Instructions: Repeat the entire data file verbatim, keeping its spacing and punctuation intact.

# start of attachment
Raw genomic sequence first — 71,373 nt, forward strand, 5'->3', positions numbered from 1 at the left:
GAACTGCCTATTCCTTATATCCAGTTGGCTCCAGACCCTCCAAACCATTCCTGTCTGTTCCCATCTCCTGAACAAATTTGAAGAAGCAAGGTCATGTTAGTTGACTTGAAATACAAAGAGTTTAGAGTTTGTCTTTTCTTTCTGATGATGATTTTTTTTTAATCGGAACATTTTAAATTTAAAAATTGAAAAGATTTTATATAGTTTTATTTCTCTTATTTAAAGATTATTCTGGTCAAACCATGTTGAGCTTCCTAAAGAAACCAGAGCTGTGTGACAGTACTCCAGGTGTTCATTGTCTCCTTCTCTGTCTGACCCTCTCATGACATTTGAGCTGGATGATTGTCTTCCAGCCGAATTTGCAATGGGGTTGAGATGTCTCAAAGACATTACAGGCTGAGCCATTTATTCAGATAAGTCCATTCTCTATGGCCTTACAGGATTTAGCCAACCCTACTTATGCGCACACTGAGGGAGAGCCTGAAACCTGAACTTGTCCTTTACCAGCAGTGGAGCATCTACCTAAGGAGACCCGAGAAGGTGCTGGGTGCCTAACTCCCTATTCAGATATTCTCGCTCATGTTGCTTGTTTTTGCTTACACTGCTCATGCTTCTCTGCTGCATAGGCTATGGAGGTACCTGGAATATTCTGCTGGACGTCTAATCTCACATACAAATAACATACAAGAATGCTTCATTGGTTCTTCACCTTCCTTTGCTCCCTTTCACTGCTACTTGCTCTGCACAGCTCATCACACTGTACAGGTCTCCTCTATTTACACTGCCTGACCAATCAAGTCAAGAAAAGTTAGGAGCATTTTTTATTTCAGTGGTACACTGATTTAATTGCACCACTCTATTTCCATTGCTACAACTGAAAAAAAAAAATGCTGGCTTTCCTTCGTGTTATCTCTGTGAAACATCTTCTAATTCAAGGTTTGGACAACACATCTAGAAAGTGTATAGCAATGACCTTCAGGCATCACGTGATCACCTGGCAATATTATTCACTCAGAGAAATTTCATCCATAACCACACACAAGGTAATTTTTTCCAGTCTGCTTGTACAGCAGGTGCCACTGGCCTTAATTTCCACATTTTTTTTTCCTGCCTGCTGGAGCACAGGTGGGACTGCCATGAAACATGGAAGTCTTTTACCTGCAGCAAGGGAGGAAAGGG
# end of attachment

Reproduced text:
Raw genomic sequence first — 71,373 nt, forward strand, 5'->3', positions numbered from 1 at the left:
GAACTGCCTATTCCTTATATCCAGTTGGCTCCAGACCCTCCAAACCATTCCTGTCTGTTCCCATCTCCTGAACAAATTTGAAGAAGCAAGGTCATGTTAGTTGACTTGAAATACAAAGAGTTTAGAGTTTGTCTTTTCTTTCTGATGATGATTTTTTTTTAATCGGAACATTTTAAATTTAAAAATTGAAAAGATTTTATATAGTTTTATTTCTCTTATTTAAAGATTATTCTGGTCAAACCATGTTGAGCTTCCTAAAGAAACCAGAGCTGTGTGACAGTACTCCAGGTGTTCATTGTCTCCTTCTCTGTCTGACCCTCTCATGACATTTGAGCTGGATGATTGTCTTCCAGCCGAATTTGCAATGGGGTTGAGATGTCTCAAAGACATTACAGGCTGAGCCATTTATTCAGATAAGTCCATTCTCTATGGCCTTACAGGATTTAGCCAACCCTACTTATGCGCACACTGAGGGAGAGCCTGAAACCTGAACTTGTCCTTTACCAGCAGTGGAGCATCTACCTAAGGAGACCCGAGAAGGTGCTGGGTGCCTAACTCCCTATTCAGATATTCTCGCTCATGTTGCTTGTTTTTGCTTACACTGCTCATGCTTCTCTGCTGCATAGGCTATGGAGGTACCTGGAATATTCTGCTGGACGTCTAATCTCACATACAAATAACATACAAGAATGCTTCATTGGTTCTTCACCTTCCTTTGCTCCCTTTCACTGCTACTTGCTCTGCACAGCTCATCACACTGTACAGGTCTCCTCTATTTACACTGCCTGACCAATCAAGTCAAGAAAAGTTAGGAGCATTTTTTATTTCAGTGGTACACTGATTTAATTGCACCACTCTATTTCCATTGCTACAACTGAAAAAAAAAAATGCTGGCTTTCCTTCGTGTTATCTCTGTGAAACATCTTCTAATTCAAGGTTTGGACAACACATCTAGAAAGTGTATAGCAATGACCTTCAGGCATCACGTGATCACCTGGCAATATTATTCACTCAGAGAAATTTCATCCATAACCACACACAAGGTAATTTTTTCCAGTCTGCTTGTACAGCAGGTGCCACTGGCCTTAATTTCCACATTTTTTTTTCCTGCCTGCTGGAGCACAGGTGGGACTGCCATGAAACATGGAAGTCTTTTACCTGCAGCAAGGGAGGAAAGGG